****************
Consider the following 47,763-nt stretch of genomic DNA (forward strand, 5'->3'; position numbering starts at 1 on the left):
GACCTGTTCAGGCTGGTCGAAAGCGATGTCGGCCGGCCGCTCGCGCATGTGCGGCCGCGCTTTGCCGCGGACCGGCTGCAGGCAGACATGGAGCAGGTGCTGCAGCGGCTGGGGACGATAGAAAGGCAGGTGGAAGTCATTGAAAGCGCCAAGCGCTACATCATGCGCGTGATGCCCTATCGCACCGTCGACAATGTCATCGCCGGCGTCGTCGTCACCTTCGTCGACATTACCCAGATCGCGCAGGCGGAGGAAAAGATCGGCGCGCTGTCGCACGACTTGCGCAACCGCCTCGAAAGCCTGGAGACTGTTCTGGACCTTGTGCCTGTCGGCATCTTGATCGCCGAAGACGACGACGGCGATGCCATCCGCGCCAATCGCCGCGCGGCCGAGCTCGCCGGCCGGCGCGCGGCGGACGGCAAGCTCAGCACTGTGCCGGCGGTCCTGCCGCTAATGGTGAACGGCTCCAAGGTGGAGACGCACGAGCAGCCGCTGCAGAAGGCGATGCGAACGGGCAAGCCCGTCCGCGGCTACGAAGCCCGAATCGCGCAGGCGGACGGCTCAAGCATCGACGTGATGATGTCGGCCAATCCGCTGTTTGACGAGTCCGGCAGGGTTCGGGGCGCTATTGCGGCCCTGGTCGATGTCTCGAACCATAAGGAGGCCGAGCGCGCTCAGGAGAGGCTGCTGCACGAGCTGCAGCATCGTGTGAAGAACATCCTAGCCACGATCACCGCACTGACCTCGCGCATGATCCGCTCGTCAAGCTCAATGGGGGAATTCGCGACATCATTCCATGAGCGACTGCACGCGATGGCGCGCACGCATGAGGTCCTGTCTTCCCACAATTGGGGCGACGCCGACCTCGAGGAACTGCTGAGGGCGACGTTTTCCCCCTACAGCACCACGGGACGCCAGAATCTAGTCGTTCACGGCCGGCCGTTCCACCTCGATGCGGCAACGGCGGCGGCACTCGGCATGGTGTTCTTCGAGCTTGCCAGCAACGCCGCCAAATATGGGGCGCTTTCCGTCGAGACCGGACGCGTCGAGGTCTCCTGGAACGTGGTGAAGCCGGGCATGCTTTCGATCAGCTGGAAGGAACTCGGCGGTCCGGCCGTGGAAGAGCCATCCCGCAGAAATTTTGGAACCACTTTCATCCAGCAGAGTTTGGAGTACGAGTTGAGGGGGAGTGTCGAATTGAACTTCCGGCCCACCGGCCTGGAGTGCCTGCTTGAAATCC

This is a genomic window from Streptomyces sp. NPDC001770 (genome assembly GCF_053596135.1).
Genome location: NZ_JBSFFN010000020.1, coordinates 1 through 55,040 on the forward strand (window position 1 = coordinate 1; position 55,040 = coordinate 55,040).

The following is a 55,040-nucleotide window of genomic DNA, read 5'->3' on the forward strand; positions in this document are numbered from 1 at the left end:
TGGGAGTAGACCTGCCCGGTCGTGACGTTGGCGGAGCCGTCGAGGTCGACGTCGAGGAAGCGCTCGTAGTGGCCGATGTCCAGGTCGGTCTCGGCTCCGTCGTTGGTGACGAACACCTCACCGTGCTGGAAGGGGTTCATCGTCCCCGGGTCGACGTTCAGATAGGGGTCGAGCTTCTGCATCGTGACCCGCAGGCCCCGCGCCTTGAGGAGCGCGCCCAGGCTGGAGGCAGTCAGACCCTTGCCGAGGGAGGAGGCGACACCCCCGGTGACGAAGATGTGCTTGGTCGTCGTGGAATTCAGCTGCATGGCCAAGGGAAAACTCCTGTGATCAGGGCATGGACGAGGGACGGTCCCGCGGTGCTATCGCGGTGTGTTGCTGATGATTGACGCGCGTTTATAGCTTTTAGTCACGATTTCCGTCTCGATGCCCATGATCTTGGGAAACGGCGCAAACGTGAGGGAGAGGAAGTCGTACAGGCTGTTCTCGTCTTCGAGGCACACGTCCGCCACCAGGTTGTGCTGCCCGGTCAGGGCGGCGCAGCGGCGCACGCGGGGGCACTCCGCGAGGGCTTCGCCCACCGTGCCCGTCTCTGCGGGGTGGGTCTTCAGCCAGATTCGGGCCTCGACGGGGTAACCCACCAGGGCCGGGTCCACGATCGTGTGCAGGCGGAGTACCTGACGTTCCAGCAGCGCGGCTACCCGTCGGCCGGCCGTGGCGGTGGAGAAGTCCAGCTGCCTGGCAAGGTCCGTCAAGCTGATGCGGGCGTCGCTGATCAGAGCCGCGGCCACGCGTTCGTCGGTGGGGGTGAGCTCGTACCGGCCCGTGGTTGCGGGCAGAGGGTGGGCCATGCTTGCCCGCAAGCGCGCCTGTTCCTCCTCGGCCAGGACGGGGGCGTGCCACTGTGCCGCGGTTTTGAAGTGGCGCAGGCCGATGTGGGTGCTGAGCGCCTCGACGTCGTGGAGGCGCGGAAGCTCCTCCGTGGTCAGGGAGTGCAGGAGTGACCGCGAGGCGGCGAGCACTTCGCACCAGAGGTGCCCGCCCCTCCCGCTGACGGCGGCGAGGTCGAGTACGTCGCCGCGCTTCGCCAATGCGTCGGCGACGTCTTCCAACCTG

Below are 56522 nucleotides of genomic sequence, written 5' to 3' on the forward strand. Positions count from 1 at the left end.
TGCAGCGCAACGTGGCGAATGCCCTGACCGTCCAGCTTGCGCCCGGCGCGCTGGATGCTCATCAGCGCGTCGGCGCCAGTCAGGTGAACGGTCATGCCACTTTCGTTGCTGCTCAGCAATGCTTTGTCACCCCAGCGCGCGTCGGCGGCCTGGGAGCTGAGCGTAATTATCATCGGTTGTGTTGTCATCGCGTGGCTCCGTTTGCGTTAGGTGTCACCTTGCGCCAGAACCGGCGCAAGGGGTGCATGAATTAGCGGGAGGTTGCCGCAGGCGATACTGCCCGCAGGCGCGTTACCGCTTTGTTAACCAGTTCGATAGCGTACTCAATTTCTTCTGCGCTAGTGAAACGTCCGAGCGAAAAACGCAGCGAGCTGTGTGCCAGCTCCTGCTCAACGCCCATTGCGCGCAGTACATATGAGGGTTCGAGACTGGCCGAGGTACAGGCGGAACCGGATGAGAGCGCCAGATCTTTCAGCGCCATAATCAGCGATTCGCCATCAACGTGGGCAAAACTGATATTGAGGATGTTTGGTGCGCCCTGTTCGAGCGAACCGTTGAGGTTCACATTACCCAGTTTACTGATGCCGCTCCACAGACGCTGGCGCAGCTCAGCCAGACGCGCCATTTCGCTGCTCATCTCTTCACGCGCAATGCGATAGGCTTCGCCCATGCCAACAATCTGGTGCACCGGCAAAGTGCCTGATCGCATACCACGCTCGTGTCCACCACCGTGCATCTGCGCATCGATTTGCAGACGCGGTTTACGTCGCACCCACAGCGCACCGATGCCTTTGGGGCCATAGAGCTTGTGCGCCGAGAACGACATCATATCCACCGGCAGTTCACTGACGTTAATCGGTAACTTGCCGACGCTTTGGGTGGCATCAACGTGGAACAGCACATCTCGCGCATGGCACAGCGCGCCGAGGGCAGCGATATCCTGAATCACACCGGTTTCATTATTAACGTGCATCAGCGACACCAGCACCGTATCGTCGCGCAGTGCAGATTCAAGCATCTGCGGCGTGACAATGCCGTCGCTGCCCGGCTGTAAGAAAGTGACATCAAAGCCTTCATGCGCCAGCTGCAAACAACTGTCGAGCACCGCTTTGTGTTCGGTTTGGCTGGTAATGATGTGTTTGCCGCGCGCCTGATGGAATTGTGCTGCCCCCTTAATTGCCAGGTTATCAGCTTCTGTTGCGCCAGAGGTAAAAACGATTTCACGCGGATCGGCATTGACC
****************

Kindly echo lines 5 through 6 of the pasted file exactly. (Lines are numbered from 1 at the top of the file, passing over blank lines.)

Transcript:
The following is a 55,040-nucleotide window of genomic DNA, read 5'->3' on the forward strand; positions in this document are numbered from 1 at the left end:
TGGGAGTAGACCTGCCCGGTCGTGACGTTGGCGGAGCCGTCGAGGTCGACGTCGAGGAAGCGCTCGTAGTGGCCGATGTCCAGGTCGGTCTCGGCTCCGTCGTTGGTGACGAACACCTCACCGTGCTGGAAGGGGTTCATCGTCCCCGGGTCGACGTTCAGATAGGGGTCGAGCTTCTGCATCGTGACCCGCAGGCCCCGCGCCTTGAGGAGCGCGCCCAGGCTGGAGGCAGTCAGACCCTTGCCGAGGGAGGAGGCGACACCCCCGGTGACGAAGATGTGCTTGGTCGTCGTGGAATTCAGCTGCATGGCCAAGGGAAAACTCCTGTGATCAGGGCATGGACGAGGGACGGTCCCGCGGTGCTATCGCGGTGTGTTGCTGATGATTGACGCGCGTTTATAGCTTTTAGTCACGATTTCCGTCTCGATGCCCATGATCTTGGGAAACGGCGCAAACGTGAGGGAGAGGAAGTCGTACAGGCTGTTCTCGTCTTCGAGGCACACGTCCGCCACCAGGTTGTGCTGCCCGGTCAGGGCGGCGCAGCGGCGCACGCGGGGGCACTCCGCGAGGGCTTCGCCCACCGTGCCCGTCTCTGCGGGGTGGGTCTTCAGCCAGATTCGGGCCTCGACGGGGTAACCCACCAGGGCCGGGTCCACGATCGTGTGCAGGCGGAGTACCTGACGTTCCAGCAGCGCGGCTACCCGTCGGCCGGCCGTGGCGGTGGAGAAGTCCAGCTGCCTGGCAAGGTCCGTCAAGCTGATGCGGGCGTCGCTGATCAGAGCCGCGGCCACGCGTTCGTCGGTGGGGGTGAGCTCGTACCGGCCCGTGGTTGCGGGCAGAGGGTGGGCCATGCTTGCCCGCAAGCGCGCCTGTTCCTCCTCGGCCAGGACGGGGGCGTGCCACTGTGCCGCGGTTTTGAAGTGGCGCAGGCCGATGTGGGTGCTGAGCGCCTCGACGTCGTGGAGGCGCGGAAGCTCCTCCGTGGTCAGGGAGTGCAGGAGTGACCGCGAGGCGGCGAGCACTTCGCACCAGAGGTGCCCGCCCCTCCCGCTGACGGCGGCGAGGTCGAGTACGTCGCCGCGCTTCGCCAATGCGTCGGCGACGTCTTCCAACCTG